Romance, infatuation, and chemistry


Romance, infatuation, and chemistry


I’ve started to wonder if you get too old for infatuation or that special chemistry that turns guys in to absolute idiots when they are 22.  It’s been a long time since I felt that way.  I wonder if I’ve out grown such things.  I’ve had some married friends say the feelings go and they are replaced with something better.  It’s ok if you don’t feel them initially.  I’ve had other people tell you that they hold on to the memory of those feelings in the difficult times. 

Any thoughts?

  1. #1 by Darryl on April 28, 2004 - 8:14 pm

    Both/and. Having a commitment that doesn’t depend on romantic feelings is nice, but it sure is good to have romance from time to time, even if that’s not the basis of the relationship.

    When I was dating Charlene, I had a middle-aged man tell me that I had no idea what love is. He said, “Wait until you’ve been married twenty years. Then you’ll know what love is.” I’m starting to see what he meant.

  2. #2 by Beck on April 28, 2004 - 8:36 pm

    My grandparents have been married over fifty years and my grandma can still make my grandpa blush like a school boy. They hold hands like teenagers and I caught them kissing in the kitchen this past Christmas.

    Glen and I have been married for only five years, and that infatuated feeling has, for the most part, been replaced by a much deeper love that gets better every day. (Well most days…) But every now and then… when he surprises me with corn on the cob, or gives me a certain look, I feel my stomach drop just like it used to and I’m a giddy camp counsilor with a crush all over again. Romance and infatuation are still fun, even if they are definately not the best part of marriage. The best part is having your best friend with you.

  3. #3 by Jordon Cooper on April 28, 2004 - 8:48 pm

    I don’t know. Wendy and I have had difficult times and I am still pretty infatuated with her. I think over time those feelings of infatutation is supplemented by trust, respect, and the understanding that neither one of you will vote NDP in the upcoming federal election.

  4. #4 by dan on April 28, 2004 - 11:49 pm

    I agree with the both/and comment. I guess at one time I thought the giddy feeling was what it meant to be in love with someone. It is heaps more than that – the shared story, the meeting of the minds, the in jokes, the respect, the act of looking at your spouse and being overwhelmed with how happy you are to ended up together.

    But at the same time, the infatuation stuff, the spur of the moment chemistry is all there too – and perhaps all the more treasured because it comes against a background of all the other stuff.

  5. #5 by Toni on April 29, 2004 - 1:24 am

    Chris and I will have been married 23 years this October, so I’ve a little experience. Our relationship happens on several levels:

    There are times when all the feelings of warmth and love are there in full flow and you just wish you could get rid of the kids for an hour or 2. And BTW bed is exactly where those feelings lead.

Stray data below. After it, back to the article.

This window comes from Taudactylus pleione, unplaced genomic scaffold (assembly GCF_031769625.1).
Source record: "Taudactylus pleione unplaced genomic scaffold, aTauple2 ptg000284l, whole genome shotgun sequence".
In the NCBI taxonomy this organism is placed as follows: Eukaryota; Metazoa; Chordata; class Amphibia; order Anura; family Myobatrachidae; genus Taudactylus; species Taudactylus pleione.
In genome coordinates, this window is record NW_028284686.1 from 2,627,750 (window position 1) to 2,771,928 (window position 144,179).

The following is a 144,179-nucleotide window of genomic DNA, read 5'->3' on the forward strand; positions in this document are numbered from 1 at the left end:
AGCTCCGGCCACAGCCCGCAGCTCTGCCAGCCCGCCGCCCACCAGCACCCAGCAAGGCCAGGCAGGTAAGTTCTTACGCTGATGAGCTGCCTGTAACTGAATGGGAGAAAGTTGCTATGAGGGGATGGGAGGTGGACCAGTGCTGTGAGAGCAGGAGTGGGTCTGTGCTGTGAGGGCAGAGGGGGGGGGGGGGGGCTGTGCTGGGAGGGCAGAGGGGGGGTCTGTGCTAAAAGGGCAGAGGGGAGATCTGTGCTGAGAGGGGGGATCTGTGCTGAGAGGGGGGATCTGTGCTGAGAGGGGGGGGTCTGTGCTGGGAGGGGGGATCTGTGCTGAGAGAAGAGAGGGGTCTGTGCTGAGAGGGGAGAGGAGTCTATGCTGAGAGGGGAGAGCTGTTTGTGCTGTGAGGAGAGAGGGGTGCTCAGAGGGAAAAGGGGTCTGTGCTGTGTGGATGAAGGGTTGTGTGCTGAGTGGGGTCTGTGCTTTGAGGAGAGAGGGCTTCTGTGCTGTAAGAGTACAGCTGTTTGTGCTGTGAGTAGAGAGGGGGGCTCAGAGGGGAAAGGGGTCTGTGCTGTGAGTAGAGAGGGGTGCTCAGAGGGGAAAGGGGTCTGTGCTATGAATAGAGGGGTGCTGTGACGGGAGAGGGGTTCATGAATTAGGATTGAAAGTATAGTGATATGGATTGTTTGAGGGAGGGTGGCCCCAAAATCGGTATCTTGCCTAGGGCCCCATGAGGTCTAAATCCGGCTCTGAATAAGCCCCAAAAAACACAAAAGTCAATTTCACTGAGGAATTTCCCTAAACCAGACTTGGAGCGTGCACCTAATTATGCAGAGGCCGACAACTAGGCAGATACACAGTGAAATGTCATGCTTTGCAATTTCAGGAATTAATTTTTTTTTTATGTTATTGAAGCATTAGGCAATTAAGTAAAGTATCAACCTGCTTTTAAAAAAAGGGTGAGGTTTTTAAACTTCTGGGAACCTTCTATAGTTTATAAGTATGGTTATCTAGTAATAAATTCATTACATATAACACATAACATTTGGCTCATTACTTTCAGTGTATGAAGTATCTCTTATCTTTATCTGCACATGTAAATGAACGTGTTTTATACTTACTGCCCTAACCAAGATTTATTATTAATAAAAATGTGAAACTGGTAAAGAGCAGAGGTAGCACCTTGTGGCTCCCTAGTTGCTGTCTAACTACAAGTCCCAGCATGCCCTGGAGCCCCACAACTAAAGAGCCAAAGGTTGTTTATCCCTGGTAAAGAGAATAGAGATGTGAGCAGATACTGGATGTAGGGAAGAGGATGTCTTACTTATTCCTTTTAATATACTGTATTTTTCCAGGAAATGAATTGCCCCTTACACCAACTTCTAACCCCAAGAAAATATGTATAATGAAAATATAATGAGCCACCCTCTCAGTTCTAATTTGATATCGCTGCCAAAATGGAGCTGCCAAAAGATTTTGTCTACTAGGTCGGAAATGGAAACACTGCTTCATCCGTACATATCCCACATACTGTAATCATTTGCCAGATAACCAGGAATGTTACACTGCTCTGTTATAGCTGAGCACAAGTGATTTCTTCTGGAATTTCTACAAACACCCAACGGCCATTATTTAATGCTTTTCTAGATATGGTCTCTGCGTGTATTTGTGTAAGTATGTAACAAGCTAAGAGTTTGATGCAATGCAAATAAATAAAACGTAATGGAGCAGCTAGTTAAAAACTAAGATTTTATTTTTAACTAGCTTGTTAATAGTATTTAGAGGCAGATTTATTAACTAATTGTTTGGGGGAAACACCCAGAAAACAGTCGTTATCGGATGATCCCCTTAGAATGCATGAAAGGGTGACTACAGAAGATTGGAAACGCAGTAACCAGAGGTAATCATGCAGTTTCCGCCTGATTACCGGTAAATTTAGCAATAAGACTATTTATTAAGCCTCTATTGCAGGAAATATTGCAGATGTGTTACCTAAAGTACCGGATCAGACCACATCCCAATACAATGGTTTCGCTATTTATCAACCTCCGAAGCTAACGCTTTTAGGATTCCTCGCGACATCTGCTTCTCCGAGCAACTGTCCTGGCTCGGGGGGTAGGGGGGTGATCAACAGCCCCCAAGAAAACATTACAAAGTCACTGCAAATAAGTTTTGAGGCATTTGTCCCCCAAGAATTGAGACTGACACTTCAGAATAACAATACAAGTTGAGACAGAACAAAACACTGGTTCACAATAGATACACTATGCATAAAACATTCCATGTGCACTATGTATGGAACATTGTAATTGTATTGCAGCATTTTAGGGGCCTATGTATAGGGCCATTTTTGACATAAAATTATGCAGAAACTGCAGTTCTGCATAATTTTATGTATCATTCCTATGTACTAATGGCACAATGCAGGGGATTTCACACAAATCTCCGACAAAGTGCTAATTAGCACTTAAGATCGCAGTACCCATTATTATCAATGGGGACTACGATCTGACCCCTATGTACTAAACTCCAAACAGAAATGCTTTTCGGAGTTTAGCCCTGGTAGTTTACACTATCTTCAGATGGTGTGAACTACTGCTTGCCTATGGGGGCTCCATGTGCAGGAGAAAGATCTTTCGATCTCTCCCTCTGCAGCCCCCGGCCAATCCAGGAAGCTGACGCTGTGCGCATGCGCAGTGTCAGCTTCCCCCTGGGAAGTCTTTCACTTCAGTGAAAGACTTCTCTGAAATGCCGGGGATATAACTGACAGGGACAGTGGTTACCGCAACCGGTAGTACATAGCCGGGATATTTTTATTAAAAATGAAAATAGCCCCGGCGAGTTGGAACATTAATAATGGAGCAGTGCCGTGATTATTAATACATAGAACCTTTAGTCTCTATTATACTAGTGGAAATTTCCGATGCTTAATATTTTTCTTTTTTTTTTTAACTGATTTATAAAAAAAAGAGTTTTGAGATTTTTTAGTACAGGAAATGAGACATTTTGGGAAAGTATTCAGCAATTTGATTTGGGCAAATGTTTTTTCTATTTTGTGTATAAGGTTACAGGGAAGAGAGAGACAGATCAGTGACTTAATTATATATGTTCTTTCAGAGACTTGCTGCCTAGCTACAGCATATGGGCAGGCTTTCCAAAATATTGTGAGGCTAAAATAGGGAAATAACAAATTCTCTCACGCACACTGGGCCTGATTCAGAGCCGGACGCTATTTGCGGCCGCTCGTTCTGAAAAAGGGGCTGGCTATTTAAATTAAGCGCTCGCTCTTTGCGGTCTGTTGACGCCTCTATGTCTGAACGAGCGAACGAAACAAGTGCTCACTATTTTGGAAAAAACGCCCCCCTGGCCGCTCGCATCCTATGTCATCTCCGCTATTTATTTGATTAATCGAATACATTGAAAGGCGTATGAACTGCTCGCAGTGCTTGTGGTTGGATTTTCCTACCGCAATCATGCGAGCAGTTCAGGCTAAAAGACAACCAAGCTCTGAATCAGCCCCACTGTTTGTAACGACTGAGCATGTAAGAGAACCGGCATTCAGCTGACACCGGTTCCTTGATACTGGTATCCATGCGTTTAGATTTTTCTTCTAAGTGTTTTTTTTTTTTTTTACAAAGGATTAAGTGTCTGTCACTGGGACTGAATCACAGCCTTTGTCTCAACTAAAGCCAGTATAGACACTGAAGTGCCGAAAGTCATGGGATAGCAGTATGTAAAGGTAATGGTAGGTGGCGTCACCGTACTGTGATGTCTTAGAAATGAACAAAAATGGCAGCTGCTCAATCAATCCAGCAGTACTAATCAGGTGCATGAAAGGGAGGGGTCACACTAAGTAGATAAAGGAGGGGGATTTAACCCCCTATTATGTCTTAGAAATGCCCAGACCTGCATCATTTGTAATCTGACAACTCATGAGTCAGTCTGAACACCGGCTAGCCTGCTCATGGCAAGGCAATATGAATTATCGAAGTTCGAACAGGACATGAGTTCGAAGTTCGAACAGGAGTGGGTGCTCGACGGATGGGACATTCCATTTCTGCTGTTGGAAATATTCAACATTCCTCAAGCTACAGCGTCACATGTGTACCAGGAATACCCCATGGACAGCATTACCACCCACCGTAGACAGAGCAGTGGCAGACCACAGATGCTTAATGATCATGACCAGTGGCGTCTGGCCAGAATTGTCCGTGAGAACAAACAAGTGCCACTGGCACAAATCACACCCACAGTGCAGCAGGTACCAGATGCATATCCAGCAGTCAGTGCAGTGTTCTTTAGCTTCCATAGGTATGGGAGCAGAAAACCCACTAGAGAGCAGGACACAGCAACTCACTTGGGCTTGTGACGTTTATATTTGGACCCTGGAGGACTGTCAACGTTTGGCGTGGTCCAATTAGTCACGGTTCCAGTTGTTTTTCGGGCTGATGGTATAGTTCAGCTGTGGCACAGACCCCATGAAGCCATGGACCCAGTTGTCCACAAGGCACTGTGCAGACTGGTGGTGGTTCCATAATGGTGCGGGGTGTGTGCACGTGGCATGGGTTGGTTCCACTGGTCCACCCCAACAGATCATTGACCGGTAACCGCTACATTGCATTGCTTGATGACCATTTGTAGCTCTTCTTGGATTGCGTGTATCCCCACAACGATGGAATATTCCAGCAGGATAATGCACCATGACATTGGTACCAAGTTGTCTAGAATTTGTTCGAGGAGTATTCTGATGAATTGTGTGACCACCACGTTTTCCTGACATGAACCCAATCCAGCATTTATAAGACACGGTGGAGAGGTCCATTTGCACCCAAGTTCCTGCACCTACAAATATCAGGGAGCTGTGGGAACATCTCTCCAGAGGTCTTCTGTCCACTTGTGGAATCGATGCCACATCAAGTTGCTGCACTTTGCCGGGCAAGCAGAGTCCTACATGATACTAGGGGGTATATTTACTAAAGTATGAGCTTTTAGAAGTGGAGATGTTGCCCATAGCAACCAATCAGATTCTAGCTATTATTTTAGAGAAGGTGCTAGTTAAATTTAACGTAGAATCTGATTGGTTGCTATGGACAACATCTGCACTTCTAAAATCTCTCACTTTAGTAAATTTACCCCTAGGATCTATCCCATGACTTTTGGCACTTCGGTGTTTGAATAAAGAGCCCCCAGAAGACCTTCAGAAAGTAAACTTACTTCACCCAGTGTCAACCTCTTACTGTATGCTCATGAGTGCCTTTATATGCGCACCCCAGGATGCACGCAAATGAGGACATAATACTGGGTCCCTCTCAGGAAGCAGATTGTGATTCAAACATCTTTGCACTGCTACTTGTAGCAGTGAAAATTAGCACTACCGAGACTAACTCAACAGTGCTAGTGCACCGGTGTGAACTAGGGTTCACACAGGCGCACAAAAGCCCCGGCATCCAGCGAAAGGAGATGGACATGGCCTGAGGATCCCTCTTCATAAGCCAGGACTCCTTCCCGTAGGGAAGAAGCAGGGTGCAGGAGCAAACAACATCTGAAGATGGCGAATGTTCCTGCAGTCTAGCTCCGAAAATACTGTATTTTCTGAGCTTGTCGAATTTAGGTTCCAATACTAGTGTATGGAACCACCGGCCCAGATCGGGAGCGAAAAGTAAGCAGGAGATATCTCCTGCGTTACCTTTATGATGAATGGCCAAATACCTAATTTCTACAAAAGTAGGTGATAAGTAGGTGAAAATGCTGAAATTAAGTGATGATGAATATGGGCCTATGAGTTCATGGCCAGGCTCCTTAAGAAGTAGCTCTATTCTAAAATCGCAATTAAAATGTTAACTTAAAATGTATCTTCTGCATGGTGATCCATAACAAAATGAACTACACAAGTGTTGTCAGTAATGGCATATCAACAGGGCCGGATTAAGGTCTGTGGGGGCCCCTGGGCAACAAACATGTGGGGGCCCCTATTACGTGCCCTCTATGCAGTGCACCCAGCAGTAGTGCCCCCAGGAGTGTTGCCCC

There are times of feelings of closeness and friendliness, of wanting to share thoughts and feelings.

    There are times when you’ll be happy just to be in the same room, reading, working on the PC etc.

    There are times when you really want to be in quite separate rooms, because you’ll annoy each other enormously.

    Underneath all that is love (none of the above qualify) where we have determined to set the other above ourselves, out of choice, rather than feeling – even (especially) when they REALLY ANNOY US!!!

    And below that is the lack of awareness of Chris as a separate person – it’s like we are the same now, part of each other. More than familiarity.

    I don’t think the feelings ever especially atrophy, but some people intellectualise and abstract their relationship until they’re like a couple of colleagues working on a long term project. And some try to control their feelings so they don’t get vulnerable and do stupid things when (they think) they should know better.

  6. #6 by markio on April 29, 2004 - 5:17 pm

    I wish that I could speak to the long term thing but I can only speak to infatuation. That early chemistry can still happen it’s just that you may end up being a little more cautious about who gets to experience it. You hopefully get a little wiser and you don’t let yourself fall for everything in the path. But when you do, you’ll fall hard because we were designed for that. All men get stupid but only a handful get wise.

  7. #7 by Toni on April 30, 2004 - 5:01 am

    I think the plan was that you fall jointly and don’t look back. I remember someone posting in the “God told me I should marry you” thread about how He expected us to use our common sense. All I can say is that from observation, human common sense seems to end in a lot of divorce and hurt.

    I do wonder about people of both sexes embarking on a relationship where the target isn’t partnership. This isn’t aimed at Markio, but some people seem to think dating is good.

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